one madam came at our residence and she made inquiries from
my daughter. That madam called at 100 number. Police
officials arrived at my residence. In the meantime accused also
came back. I produced accused before the police. IO recorded
statement of my daughter and my daughter was taken to medical
examination. I also accompanied her….”

(emphasis supplied)

14. The aforesaid testimony of the prosecutrix finds corroboration in her
MLC (Ex. PW-5/A) wherein the prosecutrix had stated that her father i.e. the
appellant-convict had sexually assaulted her. The examining medical officer
had observed “reddish area near hymen” and concluded that “may be
fingering done by father in vagina”. The relevant portion of the MLC (Ex.

PW-5/A) is reproduced hereinbelow:-

“BABU JAGJIVAN RAM MEMORIAL HOSPITAL, DELHI-110033
MLC REGISTER
xxx xxx xxx
Date of Examination 12/12/15

xxx xxx xxx
PARTICULARS OF INJURIES OR SYMPTOMS, IN CASE OF
POISONING
B/B Police for ME
(sd/-)
A/H/O Sexual harassment assault by father told by Patient
xxx xxx xxx
On 8 9 of December her father sexually assaulted her at 2 pm that
time no family member present in home. Her father touched her chest
and lower side.

CRL. A. No.1271/ 2019 Page 9 of 15

No h/of penetration given by her.

xxx xxx xxx
Reddish area near hymen
No bleed
No tear
Hymen intact
xxx xxx xxx

Conclusion- may be fingering done by father in vagina.”

(emphasis supplied)

15. The contention of the learned counsel for the appellant-convict that
there was no history of “penetration” mentioned in the MLC (Ex. PW-5/A)
is contrary to facts as the MLC (Ex. PW-5/A) specifically mentions in
conclusion “may be fingering done by father in vagina”. It is relevant to
note that insertion of any object or part of body amounts to penetrative
sexual assault as defined under Section 3 (b) of the POCSO Act, which
reads as under:-

“3. Penetrative sexual assault.–A person is said to commit
“penetrative sexual assault” if–

xxx xxx xxx

(b) he inserts, to any extent, any object or a part of the body, not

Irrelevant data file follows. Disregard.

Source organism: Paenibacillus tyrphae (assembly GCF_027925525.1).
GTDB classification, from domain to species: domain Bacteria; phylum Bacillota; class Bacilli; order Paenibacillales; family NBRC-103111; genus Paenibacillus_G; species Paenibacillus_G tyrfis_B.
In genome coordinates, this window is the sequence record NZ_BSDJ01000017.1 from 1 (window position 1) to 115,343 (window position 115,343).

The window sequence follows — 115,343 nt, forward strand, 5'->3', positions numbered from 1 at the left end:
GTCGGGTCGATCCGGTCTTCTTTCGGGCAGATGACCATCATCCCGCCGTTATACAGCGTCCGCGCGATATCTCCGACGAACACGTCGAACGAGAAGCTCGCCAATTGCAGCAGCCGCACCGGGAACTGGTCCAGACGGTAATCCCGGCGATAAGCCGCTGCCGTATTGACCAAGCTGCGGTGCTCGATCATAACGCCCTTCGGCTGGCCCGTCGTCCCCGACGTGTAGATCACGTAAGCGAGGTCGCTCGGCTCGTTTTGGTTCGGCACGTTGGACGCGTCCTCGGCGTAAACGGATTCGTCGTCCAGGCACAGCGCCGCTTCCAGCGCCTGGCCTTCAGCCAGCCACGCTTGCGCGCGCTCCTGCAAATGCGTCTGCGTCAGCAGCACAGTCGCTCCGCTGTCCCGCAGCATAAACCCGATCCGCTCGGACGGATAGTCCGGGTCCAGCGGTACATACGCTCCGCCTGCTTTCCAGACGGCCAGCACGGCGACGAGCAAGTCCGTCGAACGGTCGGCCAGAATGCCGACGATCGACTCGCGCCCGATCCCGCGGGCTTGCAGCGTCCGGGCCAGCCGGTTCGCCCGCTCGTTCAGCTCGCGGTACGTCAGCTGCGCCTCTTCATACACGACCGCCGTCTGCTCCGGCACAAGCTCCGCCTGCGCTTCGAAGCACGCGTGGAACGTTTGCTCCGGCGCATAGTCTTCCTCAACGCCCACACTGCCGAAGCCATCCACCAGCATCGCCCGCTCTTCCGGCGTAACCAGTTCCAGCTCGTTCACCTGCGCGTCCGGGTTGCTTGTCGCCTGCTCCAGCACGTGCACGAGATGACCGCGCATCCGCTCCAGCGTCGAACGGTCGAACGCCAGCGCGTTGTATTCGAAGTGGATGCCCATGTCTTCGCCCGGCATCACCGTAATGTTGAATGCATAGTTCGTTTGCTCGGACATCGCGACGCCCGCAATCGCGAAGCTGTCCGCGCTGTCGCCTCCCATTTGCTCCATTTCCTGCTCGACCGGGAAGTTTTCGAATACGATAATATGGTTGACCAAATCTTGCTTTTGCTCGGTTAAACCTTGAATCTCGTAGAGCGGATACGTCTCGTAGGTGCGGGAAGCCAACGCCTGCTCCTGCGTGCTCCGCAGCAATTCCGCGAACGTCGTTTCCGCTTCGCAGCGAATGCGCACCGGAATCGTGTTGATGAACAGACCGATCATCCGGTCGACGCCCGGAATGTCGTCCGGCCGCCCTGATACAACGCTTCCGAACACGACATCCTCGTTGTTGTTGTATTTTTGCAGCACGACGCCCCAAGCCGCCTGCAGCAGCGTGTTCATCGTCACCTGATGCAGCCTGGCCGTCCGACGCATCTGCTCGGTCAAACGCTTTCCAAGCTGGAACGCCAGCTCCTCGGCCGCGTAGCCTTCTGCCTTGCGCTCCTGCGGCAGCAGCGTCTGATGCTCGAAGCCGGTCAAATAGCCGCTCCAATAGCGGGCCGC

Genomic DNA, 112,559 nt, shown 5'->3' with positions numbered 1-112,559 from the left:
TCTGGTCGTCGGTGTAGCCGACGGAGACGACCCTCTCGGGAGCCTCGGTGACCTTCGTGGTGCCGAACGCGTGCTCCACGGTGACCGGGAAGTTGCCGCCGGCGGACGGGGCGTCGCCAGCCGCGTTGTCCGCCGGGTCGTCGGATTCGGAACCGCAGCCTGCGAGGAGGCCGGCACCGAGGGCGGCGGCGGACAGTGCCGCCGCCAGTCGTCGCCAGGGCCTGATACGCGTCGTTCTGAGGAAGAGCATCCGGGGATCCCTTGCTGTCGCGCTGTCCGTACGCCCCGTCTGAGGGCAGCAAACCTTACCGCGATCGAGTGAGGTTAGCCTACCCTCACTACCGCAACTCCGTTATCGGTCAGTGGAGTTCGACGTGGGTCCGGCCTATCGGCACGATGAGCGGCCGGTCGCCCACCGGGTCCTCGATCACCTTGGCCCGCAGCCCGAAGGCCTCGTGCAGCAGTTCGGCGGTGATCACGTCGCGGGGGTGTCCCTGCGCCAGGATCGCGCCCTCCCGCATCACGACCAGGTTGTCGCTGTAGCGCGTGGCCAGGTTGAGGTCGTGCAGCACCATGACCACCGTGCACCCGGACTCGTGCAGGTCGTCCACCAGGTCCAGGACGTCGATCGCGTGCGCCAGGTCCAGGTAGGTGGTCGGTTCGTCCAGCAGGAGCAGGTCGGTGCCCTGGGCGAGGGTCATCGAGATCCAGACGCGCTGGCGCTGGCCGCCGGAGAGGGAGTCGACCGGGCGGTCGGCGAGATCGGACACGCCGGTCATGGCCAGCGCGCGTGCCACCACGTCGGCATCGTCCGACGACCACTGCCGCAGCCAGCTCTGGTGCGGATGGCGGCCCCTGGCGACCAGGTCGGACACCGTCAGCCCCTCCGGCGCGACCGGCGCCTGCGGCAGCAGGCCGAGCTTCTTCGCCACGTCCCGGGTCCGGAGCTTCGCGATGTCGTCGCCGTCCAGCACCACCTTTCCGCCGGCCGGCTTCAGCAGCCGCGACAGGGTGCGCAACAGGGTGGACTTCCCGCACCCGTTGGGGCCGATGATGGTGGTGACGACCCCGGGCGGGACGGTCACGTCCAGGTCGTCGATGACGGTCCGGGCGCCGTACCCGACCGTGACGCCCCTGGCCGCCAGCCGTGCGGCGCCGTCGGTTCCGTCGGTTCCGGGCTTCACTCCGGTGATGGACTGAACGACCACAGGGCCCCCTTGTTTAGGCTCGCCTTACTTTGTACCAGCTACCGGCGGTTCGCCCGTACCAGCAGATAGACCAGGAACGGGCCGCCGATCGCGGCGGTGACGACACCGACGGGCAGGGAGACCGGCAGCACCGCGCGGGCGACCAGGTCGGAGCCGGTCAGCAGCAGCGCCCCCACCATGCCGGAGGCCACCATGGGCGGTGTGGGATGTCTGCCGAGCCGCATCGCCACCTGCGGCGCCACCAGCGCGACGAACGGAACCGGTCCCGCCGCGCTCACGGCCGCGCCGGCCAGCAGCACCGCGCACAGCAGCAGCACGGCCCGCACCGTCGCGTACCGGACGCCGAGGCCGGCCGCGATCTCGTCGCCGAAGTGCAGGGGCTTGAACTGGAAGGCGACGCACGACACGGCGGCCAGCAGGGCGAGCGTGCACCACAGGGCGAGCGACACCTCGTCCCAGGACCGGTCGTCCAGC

being the penis, into the vagina, the urethra or anus of the child
or makes the child to do so with him or any other person.”

(emphasis supplied)

16. Since the appellant-convict is the father of the prosecutrix i.e. „relative
of the child through blood‟ and he had committed the penetrative assault on
two separate occasions i.e. 08th and 09th December, 2015, the offence of
aggravated penetrative sexual assault as defined under Section 5 (l) and (n)
of POCSO Act are also made out. Section 5 (l) and (n) of POCSO Act read
as under:-

CRL. A. No.1271/ 2019 Page 10 of 15

“5.Aggravated penetrative sexual assault.–

xxx xxx xxx

(l) whoever commits penetrative sexual assault on the child more
than once or repeatedly; or
xxx xxx xxx

(n) whoever being a relative of the child through blood or adoption
or marriage or guardianship or in foster care or having a domestic
relationship with a parent of the child or who is living in the same
or shared household with the child, commits penetrative sexual
assault on such child; or”

(emphasis supplied)

17. As far as the alleged overwriting/changes in the MLC (Ex. PW-5/A)
are concerned, this Court is of the view that the same are not fatal to the case
of the prosecution. Firstly, the fact that the date of the second incident i.e. 9th
December, 2015 was added subsequently could be possible due to an
error/omission by the examining medical officer. Secondly, the examining
medical officer had signed next to where the word “harassment” had been
struck off and the word “assault” was written. This proves that these
changes were done contemporaneously. In any event, since no question
regarding overwriting was put to the witness, it cannot be raised at this
stage. The Supreme Court in Mahavir Singh Vs. State of Haryana, (2014) 6
SCC 716 has held as under:-

“16. It is a settled legal proposition that in case the question is
not put to the witness in cross-examination who could furnish
explanation on a particular issue, the correctness or legality of
the said fact/issue could not be raised. (Vide Atluri
Brahmanandam v. Anne Sai Bapuji and Laxmibai v.
Bhagwantbuva.”

(emphasis supplied)

CRL. A. No.1271/ 2019 Page 11 of 15

18. Though this Court finds merit in the submission of the learned
counsel for the appellant-convict that minor witnesses are susceptible to
being tutored and their statements should be corroborated; yet in the present
case there is nothing on record to suggest that the prosecutrix was tutored.

In fact, the testimony of the minor prosecutrix is corroborated by her MLC
(Ex.PW-5/A) and evidence of her mother. Consequently, the judgment of